"Owing to a telegram not having been delivered, about midnight one of the trying incidents of this part of our journey unexpectedly occurred. On arriving at Belleville, after awaking our sleeping family, we found neither friend nor conveyance awaiting us. Mr. Merry walked the mile to the Home, and soon our waggon was ready to take back a few of the most exhausted ones, whilst our car was shunted to a siding for the night.
"Wednesday, May 10.--Ere seven o'clock, by help of a large omnibus, we were conveyed to the new Belleville Home, where we met with a warm welcome. It was a day of reunion with loved fellow-workers, talking of the way the Lord had led us, and the trials and joys of the past year. Twelve months ago, I left this Home a mass of ruins and burnt embers; now a new and more efficient one for the purpose is erected on the same spot My beloved friend Miss Bilbrough has indeed had many a burden to bear, but her testimony to the Lord's faithfulness is greater than ever. Her heart is more and more devoted to the children, and to carrying forward the work in all its never-ceasing details.
"After a few hours' sleep, it was so very interesting to walk over our new and conveniently arranged Home. Truly our hearts were filled with praise as we knelt together to thank the Lord. Towards the afternoon I was introduced to a young man who was working as gardener. We had brought him out from England in 1870, and he has ever since given great satisfaction to his employers, has paid back his passage-money, joined the Church, and not long since was married to his late master's daughter.
"In the evening we walked into town, and met with 'Daniel's Band,' which is composed of seventeen Christian young men, who are uniting in prayer and work for the souls of their fellow-townsmen; and through their instrumentality many conversions have taken place, and the churches have been stirred up to greater activity. Mr. Merry gave a clear Gospel address, and another meeting being asked for, a Bible-reading was arranged for the following evening. Thus we had the privilege of witnessing for our blessed Master to about 200, and cheering the hearts of 'Daniel's Band.'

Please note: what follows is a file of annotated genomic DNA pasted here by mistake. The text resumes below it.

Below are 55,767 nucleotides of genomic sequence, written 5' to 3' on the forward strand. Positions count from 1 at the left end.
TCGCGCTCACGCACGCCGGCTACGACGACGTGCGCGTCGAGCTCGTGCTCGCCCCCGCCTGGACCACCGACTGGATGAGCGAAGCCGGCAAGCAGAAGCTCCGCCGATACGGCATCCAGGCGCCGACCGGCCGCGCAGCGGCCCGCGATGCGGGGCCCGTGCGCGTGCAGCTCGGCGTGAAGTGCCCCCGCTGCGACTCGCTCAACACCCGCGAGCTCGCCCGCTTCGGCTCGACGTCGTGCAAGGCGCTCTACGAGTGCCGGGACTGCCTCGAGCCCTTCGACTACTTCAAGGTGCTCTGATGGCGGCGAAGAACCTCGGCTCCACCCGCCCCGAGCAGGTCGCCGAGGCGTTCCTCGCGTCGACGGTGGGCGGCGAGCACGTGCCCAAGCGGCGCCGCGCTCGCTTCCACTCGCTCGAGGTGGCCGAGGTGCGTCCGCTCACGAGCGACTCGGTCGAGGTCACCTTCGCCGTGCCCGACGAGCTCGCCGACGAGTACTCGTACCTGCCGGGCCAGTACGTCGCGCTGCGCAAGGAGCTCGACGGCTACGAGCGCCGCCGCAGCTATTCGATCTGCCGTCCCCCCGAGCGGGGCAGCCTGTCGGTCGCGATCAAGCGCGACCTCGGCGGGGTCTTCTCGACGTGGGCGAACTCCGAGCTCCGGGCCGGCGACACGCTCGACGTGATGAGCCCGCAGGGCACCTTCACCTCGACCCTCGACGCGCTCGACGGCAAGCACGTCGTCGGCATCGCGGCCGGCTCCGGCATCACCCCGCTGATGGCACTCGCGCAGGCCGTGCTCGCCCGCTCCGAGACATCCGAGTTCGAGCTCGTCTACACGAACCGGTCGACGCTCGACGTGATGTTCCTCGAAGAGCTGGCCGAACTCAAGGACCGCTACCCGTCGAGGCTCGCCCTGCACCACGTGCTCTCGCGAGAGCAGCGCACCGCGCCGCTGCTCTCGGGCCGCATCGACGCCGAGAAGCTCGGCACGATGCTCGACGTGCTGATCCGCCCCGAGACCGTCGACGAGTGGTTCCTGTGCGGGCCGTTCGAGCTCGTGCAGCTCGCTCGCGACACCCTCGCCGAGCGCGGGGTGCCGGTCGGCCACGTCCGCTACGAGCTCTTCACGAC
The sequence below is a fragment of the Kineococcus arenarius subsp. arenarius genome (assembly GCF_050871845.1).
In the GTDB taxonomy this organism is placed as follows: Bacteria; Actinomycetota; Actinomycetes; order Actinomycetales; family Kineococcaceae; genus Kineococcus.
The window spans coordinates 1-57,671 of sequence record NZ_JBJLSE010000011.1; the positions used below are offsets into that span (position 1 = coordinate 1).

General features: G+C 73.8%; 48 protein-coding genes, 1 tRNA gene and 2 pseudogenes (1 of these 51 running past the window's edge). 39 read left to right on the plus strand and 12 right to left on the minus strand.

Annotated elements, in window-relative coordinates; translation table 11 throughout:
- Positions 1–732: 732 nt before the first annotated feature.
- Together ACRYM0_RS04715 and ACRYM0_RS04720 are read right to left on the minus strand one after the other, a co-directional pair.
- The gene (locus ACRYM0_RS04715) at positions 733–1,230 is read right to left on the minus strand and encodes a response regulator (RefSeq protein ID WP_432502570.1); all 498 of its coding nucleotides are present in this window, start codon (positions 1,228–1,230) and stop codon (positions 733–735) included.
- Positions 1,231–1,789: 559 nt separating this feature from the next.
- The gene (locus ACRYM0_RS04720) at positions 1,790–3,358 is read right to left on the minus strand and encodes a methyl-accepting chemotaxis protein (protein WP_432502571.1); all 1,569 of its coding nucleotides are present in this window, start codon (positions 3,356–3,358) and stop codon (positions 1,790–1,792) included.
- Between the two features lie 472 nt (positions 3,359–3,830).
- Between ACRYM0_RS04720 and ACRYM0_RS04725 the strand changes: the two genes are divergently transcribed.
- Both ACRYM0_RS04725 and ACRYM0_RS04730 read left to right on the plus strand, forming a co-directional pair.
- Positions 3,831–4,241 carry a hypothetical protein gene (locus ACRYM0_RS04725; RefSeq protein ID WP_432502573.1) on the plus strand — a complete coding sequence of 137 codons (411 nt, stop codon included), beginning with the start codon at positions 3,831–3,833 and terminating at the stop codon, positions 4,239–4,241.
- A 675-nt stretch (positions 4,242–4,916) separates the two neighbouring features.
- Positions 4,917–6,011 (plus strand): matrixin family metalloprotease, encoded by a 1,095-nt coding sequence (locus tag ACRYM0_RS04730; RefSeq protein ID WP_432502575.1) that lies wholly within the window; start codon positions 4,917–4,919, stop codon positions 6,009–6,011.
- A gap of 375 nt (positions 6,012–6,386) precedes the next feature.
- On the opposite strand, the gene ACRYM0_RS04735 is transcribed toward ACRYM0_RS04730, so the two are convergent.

"Thursday, May 11.--Occupied the day writing English letters and receiving friends. Also went to see an aged saint, who had from our first visit to these shores been a helper by her prayers.
"Friday, May 12.--Left Belleville for Galt soon after 6 A.M., taking with us thirty-eight children, and travelling by rail along the shores of Lake Ontario. The morning hours passed quickly _en route_, and as we neared Toronto, towns and villages became more frequent and more attractive. At Berlin an unexpected kindness was shown us. Orders had been given to send us on by special train, so that no delay was experienced in travelling the remaining fourteen miles of our journey. Those who have travelled 3000 miles with a number of children can understand how this was appreciated by us, when every nerve was strained, and nature was yearning for a long sleep free from the shaking of the railway.
"At 5 P.M., on the seventeenth day after leaving London, we reached the end of our journey, and found our farmer-nephew, with his team, awaiting our arrival. Soon we were on the hill, looking at the little Home beyond. As we approached the gates the shout of welcome from more than a score of young voices greeted us, and on the verandah we were received by our loved niece, and the dear friends who have been assisting her in the absence of her parents. The strain of travel now being over, we were able to enjoy a few hours' rest, our hearts full of gratitude for the many mercies which had encompassed us all our journey through.